The carrot is mightier than the stick .

Lot’s of Games Master’s decry that they cannot control their players. Why wont my players roleplay more? Why do my players always want to murderhobo?  Why can’t they take it seriously? I sympathise with them. The best games would be ones without any players.  However there’s an incredibly simply solution that the many  GM’s seem to entirely miss. A solution that can have your players doing whatever you want while totally under the illusion they’re making choices for themselves.

B.F Skinner was an American behavioral psychologist who worked out the concept of operant conditioning.   In one of his experiments he placed a hungry rat in a box with a lever. When the rat knocked against the lever it would provide a food pellet. The rat would work out that the lever provided food and so pull it whenever it was hungry. If re-introduced into the box the rat would immediately go to the lever. This might seem simple and obvious now but it ended up having huge implications for how we understand human behaviour.

If we were to translate this into an RPG it would be simple. Reward behaviour that you want your players to continue doing. Do not reward behaviour that you do not want your players to continue doing.  Well designed games already do this. Let’s take D&D as an example. Why do players so often leap to murder as a solution? Are they all nascent sociopaths?

No. They’re just playing in a game that actively rewards combat in multiple ways. You gain experience from fighting combats which levels up your character and provides you progress. Monsters often drop or protect treasure which can be claimed for further in game reward. Likewise players have a slew of combat focused abilities on their character sheet and the act of using them and defeating others in game rewards their sense of competency. It’s not surprising considering these factors that players often choose to resolve conflicts violently.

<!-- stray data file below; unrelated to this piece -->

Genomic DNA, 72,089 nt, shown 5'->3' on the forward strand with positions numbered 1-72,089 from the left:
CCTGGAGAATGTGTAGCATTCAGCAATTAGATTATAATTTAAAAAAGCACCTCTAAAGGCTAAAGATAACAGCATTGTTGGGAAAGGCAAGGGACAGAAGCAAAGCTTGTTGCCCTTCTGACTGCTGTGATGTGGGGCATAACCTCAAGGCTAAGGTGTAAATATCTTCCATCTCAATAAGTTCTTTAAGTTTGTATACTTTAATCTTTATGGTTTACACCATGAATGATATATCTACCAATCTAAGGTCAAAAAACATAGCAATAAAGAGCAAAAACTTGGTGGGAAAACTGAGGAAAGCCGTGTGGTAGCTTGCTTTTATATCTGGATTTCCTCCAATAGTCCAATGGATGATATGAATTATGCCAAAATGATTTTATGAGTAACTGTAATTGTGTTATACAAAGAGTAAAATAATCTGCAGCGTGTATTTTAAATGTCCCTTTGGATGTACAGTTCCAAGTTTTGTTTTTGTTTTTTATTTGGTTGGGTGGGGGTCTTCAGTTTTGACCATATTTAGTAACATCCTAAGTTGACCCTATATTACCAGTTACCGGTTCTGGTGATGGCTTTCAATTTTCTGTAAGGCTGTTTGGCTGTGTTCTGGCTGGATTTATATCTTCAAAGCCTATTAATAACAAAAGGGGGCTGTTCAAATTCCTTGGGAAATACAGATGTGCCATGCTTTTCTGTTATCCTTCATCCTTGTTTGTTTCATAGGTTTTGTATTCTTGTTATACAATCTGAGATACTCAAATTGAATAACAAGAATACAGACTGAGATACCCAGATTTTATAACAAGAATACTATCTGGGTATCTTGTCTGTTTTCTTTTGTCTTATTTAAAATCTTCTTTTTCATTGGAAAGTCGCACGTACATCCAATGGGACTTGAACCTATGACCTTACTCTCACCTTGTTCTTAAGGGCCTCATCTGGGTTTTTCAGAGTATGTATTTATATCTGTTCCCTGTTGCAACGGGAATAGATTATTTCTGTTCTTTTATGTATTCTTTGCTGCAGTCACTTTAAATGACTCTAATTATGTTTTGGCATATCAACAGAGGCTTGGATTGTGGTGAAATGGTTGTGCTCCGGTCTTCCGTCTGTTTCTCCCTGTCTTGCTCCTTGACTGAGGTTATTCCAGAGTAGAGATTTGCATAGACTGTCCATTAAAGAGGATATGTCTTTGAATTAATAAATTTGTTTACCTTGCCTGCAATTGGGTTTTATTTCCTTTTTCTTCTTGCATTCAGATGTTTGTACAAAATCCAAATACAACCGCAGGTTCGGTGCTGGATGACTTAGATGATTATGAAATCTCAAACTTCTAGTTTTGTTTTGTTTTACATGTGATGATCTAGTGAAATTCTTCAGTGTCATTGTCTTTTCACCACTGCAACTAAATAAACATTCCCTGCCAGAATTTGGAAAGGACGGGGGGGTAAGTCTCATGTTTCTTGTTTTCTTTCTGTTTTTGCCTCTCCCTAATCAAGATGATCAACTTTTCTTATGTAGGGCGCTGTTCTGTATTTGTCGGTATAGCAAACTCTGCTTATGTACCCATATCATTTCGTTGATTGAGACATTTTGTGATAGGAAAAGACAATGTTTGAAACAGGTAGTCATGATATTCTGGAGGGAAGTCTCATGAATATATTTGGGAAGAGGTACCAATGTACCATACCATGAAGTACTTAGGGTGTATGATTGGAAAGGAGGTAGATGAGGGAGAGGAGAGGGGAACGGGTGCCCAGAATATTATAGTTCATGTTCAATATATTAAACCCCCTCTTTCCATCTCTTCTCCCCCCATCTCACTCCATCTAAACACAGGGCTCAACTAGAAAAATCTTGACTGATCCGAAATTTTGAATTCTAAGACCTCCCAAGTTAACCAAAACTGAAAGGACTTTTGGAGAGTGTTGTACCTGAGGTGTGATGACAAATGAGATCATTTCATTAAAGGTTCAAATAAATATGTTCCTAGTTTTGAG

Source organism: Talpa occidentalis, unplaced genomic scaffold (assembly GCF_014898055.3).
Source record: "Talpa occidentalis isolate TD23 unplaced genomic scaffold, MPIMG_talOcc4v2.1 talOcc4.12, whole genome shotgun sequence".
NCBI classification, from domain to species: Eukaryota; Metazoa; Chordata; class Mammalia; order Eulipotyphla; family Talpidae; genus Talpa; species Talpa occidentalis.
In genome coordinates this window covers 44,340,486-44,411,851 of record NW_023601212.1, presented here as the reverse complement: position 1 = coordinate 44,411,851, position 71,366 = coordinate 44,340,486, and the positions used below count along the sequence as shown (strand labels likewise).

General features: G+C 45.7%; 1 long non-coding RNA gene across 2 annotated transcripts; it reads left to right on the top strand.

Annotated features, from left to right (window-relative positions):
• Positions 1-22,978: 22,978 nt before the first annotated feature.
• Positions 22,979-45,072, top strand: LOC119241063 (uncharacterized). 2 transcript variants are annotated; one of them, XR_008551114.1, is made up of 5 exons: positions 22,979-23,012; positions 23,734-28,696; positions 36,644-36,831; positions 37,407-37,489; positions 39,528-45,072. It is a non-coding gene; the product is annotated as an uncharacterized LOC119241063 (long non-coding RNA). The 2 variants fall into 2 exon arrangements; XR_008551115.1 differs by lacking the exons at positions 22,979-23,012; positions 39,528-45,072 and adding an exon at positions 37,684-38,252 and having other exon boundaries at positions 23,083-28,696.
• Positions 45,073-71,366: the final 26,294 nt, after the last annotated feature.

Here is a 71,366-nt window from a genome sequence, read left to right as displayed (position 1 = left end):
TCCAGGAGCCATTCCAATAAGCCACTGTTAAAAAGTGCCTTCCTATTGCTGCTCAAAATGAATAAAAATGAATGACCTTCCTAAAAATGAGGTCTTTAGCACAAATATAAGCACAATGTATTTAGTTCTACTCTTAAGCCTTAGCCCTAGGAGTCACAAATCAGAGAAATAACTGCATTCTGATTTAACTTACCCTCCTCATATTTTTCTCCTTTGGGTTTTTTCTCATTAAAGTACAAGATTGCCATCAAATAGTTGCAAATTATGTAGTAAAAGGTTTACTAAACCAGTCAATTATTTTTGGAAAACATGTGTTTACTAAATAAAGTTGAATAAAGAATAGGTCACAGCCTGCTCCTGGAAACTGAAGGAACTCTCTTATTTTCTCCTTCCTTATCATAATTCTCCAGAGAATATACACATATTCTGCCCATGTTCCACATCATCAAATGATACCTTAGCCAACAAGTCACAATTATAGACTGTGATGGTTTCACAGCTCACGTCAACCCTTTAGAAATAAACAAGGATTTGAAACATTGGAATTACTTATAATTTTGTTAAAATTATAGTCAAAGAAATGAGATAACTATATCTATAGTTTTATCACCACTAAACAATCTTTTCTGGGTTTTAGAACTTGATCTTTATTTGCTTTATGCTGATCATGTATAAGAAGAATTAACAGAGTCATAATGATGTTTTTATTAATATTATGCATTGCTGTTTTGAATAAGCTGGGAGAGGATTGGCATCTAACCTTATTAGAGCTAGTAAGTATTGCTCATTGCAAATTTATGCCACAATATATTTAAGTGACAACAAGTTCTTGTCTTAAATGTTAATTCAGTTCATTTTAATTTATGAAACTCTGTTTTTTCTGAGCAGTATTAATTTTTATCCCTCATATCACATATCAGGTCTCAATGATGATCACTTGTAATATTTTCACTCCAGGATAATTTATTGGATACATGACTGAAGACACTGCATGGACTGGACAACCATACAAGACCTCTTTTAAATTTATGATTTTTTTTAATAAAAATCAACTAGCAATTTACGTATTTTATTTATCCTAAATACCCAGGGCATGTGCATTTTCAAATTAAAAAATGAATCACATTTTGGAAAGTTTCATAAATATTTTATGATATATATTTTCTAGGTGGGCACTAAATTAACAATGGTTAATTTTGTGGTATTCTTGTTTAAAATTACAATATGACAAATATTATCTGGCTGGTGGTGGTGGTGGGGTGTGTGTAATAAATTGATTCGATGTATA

So you want your players to ‘roleplay’ more and fight things less what can you do? First you tell your players that you’d like them to do this thing more. Then you provide rewards for it in terms of the rewards the game already offers.

If a player has a really productive conversation with an NPC, have the NPC provide them with a gift, perhaps a suit of armour, or a free roof over their head.  Then reward XP for the interaction and crucially make it clear the party gained XP for roleplaying. You can even reward XP for little things like speaking in character, or choosing an action that while not tactically ‘optimal’ makes sense for the character,  if that’s the thing you want your players to do.

You can also build situations that are rewarding to resolve via roleplay and investigation. In much the same way as resolving problems via the games combat system feels rewarding.  Players often shy away from achieving goals via roleplay interactions as they tend to relegate such a role to the parties ‘face’, the charismatic bard or rogue. The mechanics get in the way here as D&D’s rather simplistic binary method of resolving social encounters means that often anybody who doesn’t have the required points will fail, so why should they bother?